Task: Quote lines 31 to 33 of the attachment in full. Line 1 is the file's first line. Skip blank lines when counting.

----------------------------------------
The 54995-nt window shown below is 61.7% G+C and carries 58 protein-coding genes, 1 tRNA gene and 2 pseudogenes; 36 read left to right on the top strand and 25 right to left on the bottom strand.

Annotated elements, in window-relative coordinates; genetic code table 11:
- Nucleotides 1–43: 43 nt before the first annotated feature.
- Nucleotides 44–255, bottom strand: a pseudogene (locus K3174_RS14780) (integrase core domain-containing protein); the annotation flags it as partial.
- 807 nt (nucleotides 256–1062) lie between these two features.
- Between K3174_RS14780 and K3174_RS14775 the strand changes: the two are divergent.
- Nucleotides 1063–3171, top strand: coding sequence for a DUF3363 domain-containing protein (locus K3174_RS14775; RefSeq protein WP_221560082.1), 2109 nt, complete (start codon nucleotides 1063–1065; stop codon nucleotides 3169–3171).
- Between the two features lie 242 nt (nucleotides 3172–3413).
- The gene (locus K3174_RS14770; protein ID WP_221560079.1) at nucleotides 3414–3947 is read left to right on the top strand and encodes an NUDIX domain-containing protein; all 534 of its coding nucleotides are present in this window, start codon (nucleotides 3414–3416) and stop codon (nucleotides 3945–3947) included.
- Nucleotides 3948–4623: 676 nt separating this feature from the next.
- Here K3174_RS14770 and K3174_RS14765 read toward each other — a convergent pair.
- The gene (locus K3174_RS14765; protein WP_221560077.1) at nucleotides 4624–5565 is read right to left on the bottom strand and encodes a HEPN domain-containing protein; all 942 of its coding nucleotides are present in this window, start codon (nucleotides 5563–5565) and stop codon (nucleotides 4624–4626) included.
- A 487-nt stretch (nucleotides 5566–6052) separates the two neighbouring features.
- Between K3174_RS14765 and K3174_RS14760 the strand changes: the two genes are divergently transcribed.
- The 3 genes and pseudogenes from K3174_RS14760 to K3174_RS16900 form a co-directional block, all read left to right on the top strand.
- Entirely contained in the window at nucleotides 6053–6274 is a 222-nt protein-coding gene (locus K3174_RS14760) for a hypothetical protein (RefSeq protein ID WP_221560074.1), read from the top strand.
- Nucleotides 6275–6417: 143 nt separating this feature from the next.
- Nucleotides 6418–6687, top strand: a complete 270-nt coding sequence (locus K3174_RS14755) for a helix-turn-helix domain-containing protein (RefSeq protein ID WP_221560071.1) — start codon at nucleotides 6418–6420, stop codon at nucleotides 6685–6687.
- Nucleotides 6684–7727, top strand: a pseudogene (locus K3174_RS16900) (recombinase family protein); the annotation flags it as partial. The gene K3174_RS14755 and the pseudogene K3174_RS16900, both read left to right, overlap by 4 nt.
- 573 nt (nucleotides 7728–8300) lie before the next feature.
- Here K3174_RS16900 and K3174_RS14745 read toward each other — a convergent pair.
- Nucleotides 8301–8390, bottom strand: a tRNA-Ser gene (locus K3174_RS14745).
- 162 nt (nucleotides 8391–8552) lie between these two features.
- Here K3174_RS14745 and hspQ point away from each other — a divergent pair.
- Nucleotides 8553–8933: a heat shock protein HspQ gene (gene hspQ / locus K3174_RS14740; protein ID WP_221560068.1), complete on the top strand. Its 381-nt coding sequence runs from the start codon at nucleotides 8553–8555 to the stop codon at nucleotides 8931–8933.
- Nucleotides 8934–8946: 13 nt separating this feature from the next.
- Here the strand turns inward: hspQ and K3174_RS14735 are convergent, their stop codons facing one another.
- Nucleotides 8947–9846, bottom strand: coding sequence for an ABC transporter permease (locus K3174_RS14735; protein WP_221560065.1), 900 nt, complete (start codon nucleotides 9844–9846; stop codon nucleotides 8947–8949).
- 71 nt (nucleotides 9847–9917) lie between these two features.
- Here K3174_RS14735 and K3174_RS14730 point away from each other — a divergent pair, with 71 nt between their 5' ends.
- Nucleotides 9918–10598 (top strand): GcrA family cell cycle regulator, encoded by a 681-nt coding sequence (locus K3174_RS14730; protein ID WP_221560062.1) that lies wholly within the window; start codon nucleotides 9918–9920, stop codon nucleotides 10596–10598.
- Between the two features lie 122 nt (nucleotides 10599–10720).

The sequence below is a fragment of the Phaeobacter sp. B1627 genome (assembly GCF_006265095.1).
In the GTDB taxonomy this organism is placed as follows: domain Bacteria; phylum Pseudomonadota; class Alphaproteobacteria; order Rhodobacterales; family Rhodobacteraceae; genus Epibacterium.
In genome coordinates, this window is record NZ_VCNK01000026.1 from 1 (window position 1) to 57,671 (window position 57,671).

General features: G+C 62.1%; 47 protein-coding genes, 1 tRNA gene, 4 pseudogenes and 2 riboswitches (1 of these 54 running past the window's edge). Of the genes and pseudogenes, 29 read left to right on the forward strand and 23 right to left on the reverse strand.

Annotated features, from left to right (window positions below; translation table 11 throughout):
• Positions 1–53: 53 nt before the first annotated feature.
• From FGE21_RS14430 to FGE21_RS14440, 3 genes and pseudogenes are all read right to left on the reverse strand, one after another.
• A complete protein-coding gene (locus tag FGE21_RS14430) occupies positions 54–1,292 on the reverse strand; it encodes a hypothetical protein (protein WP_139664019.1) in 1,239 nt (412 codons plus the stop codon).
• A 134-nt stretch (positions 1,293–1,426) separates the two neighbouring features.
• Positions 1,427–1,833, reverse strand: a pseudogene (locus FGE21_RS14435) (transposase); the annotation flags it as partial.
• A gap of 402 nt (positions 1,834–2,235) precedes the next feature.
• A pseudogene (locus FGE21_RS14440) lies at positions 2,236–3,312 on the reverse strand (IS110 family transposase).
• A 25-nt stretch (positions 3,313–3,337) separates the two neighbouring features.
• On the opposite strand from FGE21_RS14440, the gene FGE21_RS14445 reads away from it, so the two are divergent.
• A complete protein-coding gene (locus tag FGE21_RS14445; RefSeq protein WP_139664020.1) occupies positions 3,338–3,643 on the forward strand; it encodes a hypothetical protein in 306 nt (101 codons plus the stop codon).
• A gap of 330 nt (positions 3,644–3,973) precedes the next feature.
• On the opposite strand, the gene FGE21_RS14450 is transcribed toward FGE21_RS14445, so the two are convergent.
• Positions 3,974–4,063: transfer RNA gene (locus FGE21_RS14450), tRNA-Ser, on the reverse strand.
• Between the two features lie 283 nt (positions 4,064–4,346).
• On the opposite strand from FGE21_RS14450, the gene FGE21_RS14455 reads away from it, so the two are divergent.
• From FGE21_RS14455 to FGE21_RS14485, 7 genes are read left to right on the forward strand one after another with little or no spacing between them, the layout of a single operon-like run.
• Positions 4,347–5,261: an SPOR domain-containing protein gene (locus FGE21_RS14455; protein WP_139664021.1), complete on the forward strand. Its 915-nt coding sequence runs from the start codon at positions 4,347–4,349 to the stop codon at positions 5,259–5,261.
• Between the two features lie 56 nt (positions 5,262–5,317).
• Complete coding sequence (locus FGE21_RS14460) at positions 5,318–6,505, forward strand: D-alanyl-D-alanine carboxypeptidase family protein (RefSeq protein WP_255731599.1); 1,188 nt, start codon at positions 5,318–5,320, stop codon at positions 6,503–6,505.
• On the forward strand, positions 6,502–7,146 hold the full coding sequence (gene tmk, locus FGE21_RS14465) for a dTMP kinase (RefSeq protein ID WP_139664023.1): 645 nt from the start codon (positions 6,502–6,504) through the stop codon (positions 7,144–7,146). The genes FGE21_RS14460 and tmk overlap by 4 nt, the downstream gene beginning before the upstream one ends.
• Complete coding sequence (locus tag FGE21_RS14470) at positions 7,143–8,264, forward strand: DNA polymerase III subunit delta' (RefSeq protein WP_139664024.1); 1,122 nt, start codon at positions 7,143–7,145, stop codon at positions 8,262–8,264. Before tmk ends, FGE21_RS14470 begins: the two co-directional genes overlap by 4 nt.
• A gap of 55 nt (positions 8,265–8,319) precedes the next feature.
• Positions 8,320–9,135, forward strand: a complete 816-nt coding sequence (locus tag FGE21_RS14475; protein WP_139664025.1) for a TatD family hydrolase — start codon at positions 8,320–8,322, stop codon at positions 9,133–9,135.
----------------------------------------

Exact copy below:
- Nucleotides 9918–10598 (top strand): GcrA family cell cycle regulator, encoded by a 681-nt coding sequence (locus K3174_RS14730; protein ID WP_221560062.1) that lies wholly within the window; start codon nucleotides 9918–9920, stop codon nucleotides 10596–10598.
- Between the two features lie 122 nt (nucleotides 10599–10720).

The sequence below is a fragment of the Phaeobacter sp. B1627 genome (assembly GCF_006265095.1).